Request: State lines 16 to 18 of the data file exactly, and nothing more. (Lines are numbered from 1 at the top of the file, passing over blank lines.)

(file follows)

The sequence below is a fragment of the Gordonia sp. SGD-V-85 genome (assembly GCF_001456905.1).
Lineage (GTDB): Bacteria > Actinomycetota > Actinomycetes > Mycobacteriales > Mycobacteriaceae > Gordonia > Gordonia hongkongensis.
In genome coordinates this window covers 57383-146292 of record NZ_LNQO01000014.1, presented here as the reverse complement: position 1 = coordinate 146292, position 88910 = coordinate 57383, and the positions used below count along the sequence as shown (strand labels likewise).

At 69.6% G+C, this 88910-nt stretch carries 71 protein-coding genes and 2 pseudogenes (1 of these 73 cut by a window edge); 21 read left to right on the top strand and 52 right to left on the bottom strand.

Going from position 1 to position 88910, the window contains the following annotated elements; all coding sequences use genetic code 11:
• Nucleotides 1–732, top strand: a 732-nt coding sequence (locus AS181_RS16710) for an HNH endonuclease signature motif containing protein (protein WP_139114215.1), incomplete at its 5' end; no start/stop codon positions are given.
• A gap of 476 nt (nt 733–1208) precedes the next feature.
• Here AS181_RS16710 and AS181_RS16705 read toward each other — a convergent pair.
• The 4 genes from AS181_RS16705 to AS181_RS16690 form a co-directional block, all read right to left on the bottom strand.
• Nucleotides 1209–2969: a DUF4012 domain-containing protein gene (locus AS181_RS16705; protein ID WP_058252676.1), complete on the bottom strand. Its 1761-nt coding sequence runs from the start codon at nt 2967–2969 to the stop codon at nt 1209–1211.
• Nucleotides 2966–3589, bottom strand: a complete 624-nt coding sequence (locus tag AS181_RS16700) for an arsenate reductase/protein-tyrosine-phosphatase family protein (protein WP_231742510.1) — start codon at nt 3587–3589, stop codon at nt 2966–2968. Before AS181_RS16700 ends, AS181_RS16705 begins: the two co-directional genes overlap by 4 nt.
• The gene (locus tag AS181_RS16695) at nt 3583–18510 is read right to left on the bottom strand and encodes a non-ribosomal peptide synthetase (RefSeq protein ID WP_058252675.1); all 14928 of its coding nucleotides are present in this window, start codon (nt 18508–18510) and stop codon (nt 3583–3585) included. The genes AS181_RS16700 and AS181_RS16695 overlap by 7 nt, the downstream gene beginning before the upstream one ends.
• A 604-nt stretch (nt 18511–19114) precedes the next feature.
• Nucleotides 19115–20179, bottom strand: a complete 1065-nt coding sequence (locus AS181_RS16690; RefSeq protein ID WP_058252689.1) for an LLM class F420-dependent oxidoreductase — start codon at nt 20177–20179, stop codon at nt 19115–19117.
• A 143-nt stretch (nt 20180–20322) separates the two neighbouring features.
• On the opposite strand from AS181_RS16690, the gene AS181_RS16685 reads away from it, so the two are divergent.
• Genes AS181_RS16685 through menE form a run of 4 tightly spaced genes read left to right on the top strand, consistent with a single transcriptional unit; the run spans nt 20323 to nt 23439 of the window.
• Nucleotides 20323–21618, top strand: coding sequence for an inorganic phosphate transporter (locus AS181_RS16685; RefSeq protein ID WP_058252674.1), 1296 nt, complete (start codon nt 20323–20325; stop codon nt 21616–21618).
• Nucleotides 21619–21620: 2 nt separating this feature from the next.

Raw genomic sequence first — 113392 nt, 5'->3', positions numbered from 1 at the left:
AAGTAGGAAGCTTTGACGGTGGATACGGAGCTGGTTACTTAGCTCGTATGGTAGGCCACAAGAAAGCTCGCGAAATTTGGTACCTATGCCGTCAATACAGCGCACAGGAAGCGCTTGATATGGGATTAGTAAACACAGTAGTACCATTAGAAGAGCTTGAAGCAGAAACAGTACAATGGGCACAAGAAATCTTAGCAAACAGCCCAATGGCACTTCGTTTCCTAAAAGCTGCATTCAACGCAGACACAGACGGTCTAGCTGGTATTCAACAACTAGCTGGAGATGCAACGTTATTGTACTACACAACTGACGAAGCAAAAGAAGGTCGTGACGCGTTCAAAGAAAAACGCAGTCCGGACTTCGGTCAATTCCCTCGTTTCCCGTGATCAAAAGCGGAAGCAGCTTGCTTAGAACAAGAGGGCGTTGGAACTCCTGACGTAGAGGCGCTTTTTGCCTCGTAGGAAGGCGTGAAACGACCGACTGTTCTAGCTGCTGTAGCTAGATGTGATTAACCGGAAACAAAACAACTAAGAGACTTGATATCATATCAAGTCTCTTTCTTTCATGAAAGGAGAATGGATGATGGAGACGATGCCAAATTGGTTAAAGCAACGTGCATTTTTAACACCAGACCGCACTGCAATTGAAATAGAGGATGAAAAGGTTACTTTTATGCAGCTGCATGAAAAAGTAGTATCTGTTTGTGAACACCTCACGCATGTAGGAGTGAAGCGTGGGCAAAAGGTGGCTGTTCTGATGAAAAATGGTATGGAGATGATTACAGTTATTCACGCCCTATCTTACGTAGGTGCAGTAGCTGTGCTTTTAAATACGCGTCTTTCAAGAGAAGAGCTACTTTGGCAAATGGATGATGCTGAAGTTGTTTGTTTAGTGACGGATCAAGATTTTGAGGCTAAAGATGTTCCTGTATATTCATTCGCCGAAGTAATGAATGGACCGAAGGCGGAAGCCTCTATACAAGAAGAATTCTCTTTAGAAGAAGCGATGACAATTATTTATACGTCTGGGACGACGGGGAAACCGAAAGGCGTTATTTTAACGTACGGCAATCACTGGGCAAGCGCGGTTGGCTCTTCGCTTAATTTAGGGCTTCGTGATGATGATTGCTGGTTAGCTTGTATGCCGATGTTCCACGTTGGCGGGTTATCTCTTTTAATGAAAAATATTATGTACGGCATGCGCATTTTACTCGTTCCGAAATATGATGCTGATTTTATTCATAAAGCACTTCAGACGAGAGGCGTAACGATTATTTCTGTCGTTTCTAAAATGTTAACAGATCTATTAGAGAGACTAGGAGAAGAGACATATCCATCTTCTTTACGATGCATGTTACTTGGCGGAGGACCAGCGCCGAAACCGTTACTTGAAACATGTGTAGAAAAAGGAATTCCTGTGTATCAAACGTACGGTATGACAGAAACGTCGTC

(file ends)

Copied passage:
• On the opposite strand from AS181_RS16690, the gene AS181_RS16685 reads away from it, so the two are divergent.
• Genes AS181_RS16685 through menE form a run of 4 tightly spaced genes read left to right on the top strand, consistent with a single transcriptional unit; the run spans nt 20323 to nt 23439 of the window.
• Nucleotides 20323–21618, top strand: coding sequence for an inorganic phosphate transporter (locus AS181_RS16685; RefSeq protein ID WP_058252674.1), 1296 nt, complete (start codon nt 20323–20325; stop codon nt 21616–21618).